I have the pleasure of meeting a lot of different people in my every day. I work with a lot of different people from different organizations. I socialize as often as I can, and that leads to new connections. No matter how many people I meet, there are always those who stand out as “kindred spirits”.
These are people who come into your life, sometimes at random, othertimes not so much, whom you have an almost instant connection with. You are comfortable around them, you enjoy talking to them, you’re genuinely curious what they have to say (and they, you), and there is just a general sense of friendship even before those ties have truly been forged through the experience of time. You may see these people here or there, but each interaction is truly a delight and leaves you energized, happy, and perhaps a part of something greater than yourself.
These kindred spirits are rare. They come and go, but when they do, I’ve noticed how radiantly they stand out. There’s just a naturalnesss that comes with the interaction with them as you share stories, experiences, hopes and dreams. Its like we are all little puzzle pieces, and a kindred spirit is a person who fits next to us in the grand puzzle board of life.
When you find a kindred spirit, you’ll know. And it is important to pause, appreciate that natural connection, and help it flourish when you can.
Our lives are busy and we come across many hundreds of people in our day to day. But every once in a while, a kindred spirit comes along and stands out in your life, even if only for a small fraction of time. Cherish those times, cherish these people. They’re rare, and they make life absolutely delightful.
Just yesterday I had received a nasty email from a lawyer. As I read through it, I could feel my blood boiling. I wanted to hit “REPLY” and give them a piece of my mind. But since I started writing again, whenever I find myself getting emotionally reactive, I am curious to find out “WHY?”. It has served me well so far.
Why ask “WHY?”? There are a few benefits I can think of:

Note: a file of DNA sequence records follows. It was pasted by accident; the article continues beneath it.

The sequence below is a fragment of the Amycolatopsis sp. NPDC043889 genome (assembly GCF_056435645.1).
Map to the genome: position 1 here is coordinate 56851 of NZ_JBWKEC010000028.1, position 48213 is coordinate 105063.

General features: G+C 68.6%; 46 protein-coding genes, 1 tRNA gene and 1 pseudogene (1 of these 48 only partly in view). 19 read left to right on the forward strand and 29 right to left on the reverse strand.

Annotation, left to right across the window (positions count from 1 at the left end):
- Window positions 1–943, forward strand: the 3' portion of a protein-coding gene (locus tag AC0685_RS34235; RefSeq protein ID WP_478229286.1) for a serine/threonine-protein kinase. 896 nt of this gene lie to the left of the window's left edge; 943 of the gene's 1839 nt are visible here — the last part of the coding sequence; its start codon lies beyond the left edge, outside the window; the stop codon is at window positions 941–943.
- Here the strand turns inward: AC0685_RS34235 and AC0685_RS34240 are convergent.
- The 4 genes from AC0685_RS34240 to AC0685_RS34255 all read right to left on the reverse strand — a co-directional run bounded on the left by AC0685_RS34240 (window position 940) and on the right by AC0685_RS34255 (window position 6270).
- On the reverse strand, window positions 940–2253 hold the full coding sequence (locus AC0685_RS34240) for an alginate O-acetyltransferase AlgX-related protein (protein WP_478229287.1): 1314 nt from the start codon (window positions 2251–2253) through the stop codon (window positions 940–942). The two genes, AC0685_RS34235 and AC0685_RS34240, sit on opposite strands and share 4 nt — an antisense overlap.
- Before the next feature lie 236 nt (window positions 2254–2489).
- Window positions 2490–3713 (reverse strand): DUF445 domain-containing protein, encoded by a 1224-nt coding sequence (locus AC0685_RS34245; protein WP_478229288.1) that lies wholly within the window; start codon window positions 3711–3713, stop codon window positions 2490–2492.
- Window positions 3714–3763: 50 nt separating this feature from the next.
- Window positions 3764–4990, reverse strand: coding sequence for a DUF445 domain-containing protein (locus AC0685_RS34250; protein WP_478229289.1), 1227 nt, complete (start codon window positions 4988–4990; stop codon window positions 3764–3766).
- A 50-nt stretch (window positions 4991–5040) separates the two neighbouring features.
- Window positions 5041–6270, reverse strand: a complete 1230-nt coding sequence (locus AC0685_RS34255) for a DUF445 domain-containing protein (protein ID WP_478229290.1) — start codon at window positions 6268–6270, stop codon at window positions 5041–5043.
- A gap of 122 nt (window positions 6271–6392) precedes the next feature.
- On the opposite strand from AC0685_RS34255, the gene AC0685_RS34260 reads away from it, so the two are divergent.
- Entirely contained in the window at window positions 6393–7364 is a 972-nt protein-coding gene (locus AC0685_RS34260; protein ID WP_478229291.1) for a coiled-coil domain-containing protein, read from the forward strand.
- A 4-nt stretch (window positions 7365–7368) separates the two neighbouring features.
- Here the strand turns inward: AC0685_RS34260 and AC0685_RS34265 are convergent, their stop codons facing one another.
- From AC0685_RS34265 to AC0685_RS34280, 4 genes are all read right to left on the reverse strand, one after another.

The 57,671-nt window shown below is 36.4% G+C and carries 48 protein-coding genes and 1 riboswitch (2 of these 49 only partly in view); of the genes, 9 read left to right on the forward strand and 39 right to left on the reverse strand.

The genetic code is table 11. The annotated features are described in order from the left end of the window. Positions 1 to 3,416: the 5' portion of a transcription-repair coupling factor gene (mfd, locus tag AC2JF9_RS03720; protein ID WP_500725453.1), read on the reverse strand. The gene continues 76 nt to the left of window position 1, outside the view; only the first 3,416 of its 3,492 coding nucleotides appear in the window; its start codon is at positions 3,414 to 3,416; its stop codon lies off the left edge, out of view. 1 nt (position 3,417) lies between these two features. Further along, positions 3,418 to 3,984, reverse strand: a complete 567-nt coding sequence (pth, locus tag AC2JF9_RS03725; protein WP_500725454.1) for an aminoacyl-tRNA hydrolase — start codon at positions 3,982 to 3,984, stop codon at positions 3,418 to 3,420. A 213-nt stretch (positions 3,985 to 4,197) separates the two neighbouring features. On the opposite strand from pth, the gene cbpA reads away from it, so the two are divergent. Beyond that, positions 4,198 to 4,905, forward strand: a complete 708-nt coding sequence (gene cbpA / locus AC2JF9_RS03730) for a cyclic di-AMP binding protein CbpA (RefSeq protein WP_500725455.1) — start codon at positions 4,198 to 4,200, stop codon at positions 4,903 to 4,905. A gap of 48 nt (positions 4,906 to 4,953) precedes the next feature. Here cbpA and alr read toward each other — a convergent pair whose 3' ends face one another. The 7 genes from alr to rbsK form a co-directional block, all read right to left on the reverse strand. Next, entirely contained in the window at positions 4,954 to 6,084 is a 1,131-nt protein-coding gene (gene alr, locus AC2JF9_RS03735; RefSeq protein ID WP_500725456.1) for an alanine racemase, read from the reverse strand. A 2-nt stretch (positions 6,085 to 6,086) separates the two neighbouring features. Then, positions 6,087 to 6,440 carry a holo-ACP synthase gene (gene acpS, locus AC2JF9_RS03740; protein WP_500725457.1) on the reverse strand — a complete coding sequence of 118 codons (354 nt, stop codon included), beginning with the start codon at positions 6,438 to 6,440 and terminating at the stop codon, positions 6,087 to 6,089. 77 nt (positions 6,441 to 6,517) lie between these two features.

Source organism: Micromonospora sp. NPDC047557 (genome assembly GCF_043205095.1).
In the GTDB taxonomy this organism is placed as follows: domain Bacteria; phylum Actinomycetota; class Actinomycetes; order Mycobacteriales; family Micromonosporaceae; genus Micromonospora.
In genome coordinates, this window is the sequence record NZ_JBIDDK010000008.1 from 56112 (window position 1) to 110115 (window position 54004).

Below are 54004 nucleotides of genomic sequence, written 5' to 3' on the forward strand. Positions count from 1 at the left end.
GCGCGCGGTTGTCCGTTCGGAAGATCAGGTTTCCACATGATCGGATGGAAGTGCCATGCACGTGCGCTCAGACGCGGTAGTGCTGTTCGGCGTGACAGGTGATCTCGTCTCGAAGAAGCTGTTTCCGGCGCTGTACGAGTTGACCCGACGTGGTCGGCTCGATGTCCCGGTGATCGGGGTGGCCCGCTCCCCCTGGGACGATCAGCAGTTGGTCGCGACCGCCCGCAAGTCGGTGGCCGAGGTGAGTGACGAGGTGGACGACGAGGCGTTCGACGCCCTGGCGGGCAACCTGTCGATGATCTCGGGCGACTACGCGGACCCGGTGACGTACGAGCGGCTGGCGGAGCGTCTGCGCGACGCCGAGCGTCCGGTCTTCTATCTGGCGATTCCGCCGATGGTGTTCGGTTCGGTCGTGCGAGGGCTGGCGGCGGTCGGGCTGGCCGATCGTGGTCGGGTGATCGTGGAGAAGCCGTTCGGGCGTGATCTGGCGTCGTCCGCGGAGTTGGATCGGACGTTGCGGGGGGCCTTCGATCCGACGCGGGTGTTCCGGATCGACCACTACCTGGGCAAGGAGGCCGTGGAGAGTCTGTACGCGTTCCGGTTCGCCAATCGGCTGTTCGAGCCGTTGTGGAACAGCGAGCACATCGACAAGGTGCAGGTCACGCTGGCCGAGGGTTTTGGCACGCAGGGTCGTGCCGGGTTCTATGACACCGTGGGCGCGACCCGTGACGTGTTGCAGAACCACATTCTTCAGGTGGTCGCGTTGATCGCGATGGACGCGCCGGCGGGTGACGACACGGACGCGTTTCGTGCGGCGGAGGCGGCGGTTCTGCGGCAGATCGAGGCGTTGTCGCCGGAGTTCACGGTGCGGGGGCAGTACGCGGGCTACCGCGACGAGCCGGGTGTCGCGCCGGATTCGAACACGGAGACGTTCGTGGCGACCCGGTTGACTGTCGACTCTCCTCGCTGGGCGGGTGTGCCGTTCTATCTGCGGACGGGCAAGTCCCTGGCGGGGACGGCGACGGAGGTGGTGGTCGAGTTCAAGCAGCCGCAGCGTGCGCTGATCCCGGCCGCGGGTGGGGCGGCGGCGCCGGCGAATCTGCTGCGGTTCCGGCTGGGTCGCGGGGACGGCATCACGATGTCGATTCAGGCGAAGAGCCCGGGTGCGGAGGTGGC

It immediately places a bit of distance between you and reacting. The process of thinking about this could very well give you enough time to cool down a bit.
Emotions are natural. Anger, frustration, hurt, these are all normal. Trying to understand them can help us uncover the reasons why we do things, which can help us react better in the future.
Looking for the reasons why we do things triggers our pre-frontal cortex. Rather than looking at things as simply ‘just the way they are’, we treat it like a problem that should be solved. It’s a puzzle, and there’s a bigger picture that needs uncovering. This too could give the necessary space from the problem and the emotion allowing us to deal with it with grace.
By shining the spotlight on yourself, instead of the subject of your anger, you give yourself the chance to grow and to improve. There is no limit to how much we can improve, and the only person we need to best is the person we were yesterday.
So the next time you feel yourself growing angry, or frustrated, and want to lash out, pause and ask “WHY?” to try to uncover the reason why something triggered that reaction within you. Responding to these situations with calm, grace, self-awareness, and self-love/care not only makes the situation better, but it makes us better humans overall.
With the hurricane happening in Texas, I’ve turned my attention to the people down south who are suffering. Up here where I am, everything is dry, cool, crisp. When I put myself in the shoes of the people currently in the hurricane, it makes me realize a fundamental truth: life can change in an instant.
Maybe it’s a hurricane. Maybe your house gets robbed. Maybe a loved one dies. Maybe you are diagnosed with cancer. The point is that in an instant, EVERYTHING can change. What creature comforts you once had may suddenly become unhelpful. Things you enjoyed, may no longer be accessible. People you love, may no longer be around.
Writing this, it can be difficult not to feel depressed with the fragility of life. The fact that things can change so quickly to something so much worse could feed the pessimism in the optimism of most people.
But what if you looked at it another way…What if you looked at it as a way to value everything and everyone you have in the here and now? What if you paused, right now, looked around you at the people in your life and the things you have, and simply realized how fortunate you are to have those things.